When Dave Berke was a kid, he imagined himself flying an F-18 off
an aircraft carrier.
By the time he retired as a US Marine officer in 2016, he had not
only done that, but he’d also flown an F-16, F-22, and F-35,
taught at the elite Top Gun fighter pilot school, and served a
year on the ground alongside Navy SEALs in the 2006 Battle of
Ramadi as a forward air controller.
Today he’s a member of Echelon Front, a leadership
consulting firm started by two of those SEALs,
Task Unit Bruiser commander Jocko Willink and one of his platoon
commanders, Leif Babin.
Berke has spent the past year sharing lessons from his 23-year
military career, and we asked him what insights were at the heart
of his leadership philosophy. He shared with us two lessons he
learned as a teenager, long before he ever saw combat.
They’re lessons he said became not only the foundation of his
service, but his entire life, and they’re ones he’s had
Set specific goals and develop detailed paths to them.
Berke’s mom Arlene had become used to hearing her young son talk
about how he wished he could fly fighter jets one day.
She told him that he needed understand that the role of a fighter
pilot was a real job, one that existed outside of his daydreams.
Berke said her message boiled down to: “You could sit there and
think about wanting to be a pilot. By the time you’re 25 somebody
will be doing that job. Spend less time fantasizing about
it, spend less time dreaming about it, and spend more time coming
up with a plan.”
Berke took it to heart, and in retrospect, probably took his
mom’s advice even more intensely than she had intended. By 15 he
knew that his goal was to fly F-18s off aircraft carriers and be
stationed in Southern California. He wouldn’t go the more
traditional Navy route, either, but would join the Marines and
become an officer.
The Marines have fewer pilots, but even their pilots go through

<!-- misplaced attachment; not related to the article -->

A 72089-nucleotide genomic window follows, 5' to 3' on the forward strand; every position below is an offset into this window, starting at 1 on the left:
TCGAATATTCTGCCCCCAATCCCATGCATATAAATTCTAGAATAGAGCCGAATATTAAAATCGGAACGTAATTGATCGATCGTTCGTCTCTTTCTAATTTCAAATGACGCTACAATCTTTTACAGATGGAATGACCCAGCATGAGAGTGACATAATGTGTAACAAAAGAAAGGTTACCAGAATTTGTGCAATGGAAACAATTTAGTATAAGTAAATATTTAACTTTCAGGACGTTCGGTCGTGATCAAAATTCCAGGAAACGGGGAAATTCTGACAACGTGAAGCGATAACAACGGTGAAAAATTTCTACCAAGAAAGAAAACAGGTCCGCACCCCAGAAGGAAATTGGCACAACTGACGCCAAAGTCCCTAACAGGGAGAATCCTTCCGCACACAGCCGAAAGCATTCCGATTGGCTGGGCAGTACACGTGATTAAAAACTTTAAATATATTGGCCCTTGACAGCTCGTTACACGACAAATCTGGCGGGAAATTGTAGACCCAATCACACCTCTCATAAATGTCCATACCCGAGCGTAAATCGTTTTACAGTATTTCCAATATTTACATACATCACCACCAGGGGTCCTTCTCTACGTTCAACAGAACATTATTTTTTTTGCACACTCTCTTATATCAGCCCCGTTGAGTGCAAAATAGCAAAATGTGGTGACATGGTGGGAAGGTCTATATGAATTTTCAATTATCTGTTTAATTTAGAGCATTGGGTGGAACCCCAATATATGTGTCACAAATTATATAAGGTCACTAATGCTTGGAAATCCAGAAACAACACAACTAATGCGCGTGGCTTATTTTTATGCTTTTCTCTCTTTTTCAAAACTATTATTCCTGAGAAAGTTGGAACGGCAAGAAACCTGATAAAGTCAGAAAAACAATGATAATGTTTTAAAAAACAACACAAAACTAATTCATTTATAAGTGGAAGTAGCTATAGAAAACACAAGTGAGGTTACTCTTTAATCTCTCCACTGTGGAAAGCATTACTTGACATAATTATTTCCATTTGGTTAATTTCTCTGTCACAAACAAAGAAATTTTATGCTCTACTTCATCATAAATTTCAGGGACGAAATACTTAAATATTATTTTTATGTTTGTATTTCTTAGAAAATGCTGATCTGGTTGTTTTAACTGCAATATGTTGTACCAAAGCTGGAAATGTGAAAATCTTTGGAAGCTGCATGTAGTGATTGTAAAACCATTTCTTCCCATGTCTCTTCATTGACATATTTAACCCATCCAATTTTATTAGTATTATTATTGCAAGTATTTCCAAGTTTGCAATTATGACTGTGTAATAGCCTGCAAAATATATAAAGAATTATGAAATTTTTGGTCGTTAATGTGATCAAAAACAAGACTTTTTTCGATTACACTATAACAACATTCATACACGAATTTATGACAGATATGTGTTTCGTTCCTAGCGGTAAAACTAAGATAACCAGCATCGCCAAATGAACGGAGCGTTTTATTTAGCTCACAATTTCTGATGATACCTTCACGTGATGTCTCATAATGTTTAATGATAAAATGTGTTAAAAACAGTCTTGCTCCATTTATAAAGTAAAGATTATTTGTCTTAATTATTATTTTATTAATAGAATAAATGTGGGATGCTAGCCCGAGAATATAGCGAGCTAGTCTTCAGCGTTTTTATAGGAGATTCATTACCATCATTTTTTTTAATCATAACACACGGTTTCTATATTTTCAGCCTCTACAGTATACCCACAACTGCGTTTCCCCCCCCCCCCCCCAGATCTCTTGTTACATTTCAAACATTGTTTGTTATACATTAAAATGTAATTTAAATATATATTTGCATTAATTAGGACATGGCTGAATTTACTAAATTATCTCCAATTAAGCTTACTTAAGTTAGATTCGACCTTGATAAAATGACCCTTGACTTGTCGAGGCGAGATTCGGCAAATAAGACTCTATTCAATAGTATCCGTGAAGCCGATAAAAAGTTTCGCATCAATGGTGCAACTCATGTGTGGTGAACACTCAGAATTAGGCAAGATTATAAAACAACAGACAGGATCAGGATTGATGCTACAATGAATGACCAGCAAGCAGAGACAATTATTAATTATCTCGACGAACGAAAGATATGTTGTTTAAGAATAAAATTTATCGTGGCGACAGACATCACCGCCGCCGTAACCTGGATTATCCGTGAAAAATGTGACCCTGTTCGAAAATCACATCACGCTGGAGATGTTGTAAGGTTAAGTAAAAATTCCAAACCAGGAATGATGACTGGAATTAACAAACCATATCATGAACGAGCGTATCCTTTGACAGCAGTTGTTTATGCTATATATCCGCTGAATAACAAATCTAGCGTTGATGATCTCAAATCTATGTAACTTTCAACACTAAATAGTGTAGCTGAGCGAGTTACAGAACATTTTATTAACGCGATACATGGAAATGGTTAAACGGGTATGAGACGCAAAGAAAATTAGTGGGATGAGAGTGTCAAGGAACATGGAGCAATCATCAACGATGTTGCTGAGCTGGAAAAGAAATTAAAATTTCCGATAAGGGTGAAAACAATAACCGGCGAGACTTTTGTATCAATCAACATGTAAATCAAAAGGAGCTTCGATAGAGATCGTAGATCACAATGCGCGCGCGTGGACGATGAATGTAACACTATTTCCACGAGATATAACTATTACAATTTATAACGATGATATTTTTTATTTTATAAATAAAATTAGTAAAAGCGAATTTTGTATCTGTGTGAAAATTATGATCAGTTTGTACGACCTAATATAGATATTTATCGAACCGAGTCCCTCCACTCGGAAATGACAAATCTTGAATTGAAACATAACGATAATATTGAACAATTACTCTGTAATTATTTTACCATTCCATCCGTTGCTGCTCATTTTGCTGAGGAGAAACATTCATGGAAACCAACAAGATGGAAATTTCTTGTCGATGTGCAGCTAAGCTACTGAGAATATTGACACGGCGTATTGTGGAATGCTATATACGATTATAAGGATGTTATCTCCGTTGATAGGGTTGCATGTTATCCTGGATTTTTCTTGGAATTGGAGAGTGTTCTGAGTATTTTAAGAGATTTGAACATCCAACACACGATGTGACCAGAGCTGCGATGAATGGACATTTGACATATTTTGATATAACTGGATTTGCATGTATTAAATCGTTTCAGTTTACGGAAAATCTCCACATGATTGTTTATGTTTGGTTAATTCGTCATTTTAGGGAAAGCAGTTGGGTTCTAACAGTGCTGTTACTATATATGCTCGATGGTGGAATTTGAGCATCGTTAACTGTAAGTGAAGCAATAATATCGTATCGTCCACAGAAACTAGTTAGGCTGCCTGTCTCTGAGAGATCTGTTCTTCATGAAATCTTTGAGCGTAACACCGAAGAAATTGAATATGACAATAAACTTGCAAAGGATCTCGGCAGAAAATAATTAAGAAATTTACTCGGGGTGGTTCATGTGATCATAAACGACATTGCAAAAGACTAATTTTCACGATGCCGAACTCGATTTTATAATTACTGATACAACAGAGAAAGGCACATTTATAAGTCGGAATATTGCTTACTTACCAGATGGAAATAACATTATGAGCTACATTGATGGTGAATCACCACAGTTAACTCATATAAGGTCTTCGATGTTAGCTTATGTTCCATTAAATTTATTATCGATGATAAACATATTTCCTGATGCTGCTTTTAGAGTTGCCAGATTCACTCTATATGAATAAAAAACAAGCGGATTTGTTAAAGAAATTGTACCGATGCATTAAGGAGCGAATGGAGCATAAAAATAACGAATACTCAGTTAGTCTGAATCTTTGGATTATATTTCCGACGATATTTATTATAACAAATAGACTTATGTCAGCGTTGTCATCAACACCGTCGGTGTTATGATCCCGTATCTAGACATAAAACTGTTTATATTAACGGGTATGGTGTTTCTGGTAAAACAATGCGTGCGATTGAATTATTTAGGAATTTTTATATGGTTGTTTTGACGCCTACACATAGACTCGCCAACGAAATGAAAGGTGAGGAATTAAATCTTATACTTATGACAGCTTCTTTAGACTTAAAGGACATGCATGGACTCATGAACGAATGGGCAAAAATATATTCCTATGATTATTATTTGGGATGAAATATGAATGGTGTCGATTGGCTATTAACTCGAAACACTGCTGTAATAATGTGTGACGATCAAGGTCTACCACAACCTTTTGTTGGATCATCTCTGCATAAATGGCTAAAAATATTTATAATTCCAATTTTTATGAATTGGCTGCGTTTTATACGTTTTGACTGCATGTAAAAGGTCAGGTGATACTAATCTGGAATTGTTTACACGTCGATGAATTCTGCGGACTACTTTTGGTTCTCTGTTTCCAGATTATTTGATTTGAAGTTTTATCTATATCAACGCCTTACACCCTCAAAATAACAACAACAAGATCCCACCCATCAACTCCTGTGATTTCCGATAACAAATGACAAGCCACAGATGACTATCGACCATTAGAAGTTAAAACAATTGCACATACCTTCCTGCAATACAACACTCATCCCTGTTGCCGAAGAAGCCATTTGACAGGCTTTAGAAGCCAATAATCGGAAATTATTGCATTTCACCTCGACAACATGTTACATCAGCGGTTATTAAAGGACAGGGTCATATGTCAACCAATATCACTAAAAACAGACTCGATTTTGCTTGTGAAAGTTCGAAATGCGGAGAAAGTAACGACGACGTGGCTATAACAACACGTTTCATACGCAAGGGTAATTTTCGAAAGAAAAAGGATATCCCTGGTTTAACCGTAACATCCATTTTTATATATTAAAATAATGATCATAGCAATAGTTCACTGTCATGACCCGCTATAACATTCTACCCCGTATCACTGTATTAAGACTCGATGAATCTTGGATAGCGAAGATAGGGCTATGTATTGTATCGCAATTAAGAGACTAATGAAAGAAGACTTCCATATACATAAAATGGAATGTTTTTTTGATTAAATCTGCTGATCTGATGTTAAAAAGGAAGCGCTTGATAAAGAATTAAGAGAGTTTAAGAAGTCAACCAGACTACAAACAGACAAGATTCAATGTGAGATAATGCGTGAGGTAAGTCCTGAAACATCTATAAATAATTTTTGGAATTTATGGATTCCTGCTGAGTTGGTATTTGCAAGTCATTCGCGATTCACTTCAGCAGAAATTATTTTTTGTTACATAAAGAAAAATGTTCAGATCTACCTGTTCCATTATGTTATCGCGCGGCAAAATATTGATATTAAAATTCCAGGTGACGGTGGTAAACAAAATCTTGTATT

the same training as all other Marines. He wanted the best of
both worlds, and to have his goal be as challenging as possible.
He accepted that he might not make this a reality, but decided he
would act as though there were no alternative.
At 17, he met with a recruiting officer to nail down everything
he needed to do to make his vision a reality, giving him a year
to think about the resulting timeline before signing up for the
“It keeps you disciplined because the risk of not doing all the
things you need to do is failure,” he said about this timeline
approach. “It’s a failure that you have nobody else to blame but
Mental toughness is more important than abilities.
Berke said that he’s never been the biggest or strongest guy
among his friends in the military, and as an 18-year-old, he was
thin and average height.
He arrived at the Marine Corps Base Quantico for
officer candidate school scared and intimidated. “I looked
around and everybody else around me looked bigger, tougher,
stronger, faster, and seemed to be more qualified than me to do
that job,” he said.
But as the days went by, he would be surprised to see some of his
fellow candidates break under pressure. A guy next to him that he
knew was naturally a better athlete than he was wouldn’t be able
to keep up in fitness trials, but it was because he didn’t share
the drive that Berke had developed for years.
“As they started to fail, I started to realize that the
difference between success and failure was mental toughness,” he
He became an officer. Next was the Basic School, where he would
be given his role in the Marine Corps. He was one of 250 new
officers, and there were only two pilot spots for his class.
“There’s no way I’m going to let somebody else work harder, be
more committed, be more disciplined, and outperform me in that
environment to accomplish what they want at my expense,” he
thought. “It’s not going to happen.”
The same mindset is what got him through the chaos of Iraq 15
years later, when a plane didn’t separate him from the fighting
on the ground.
“There’s no Plan B to losing in combat,” he said.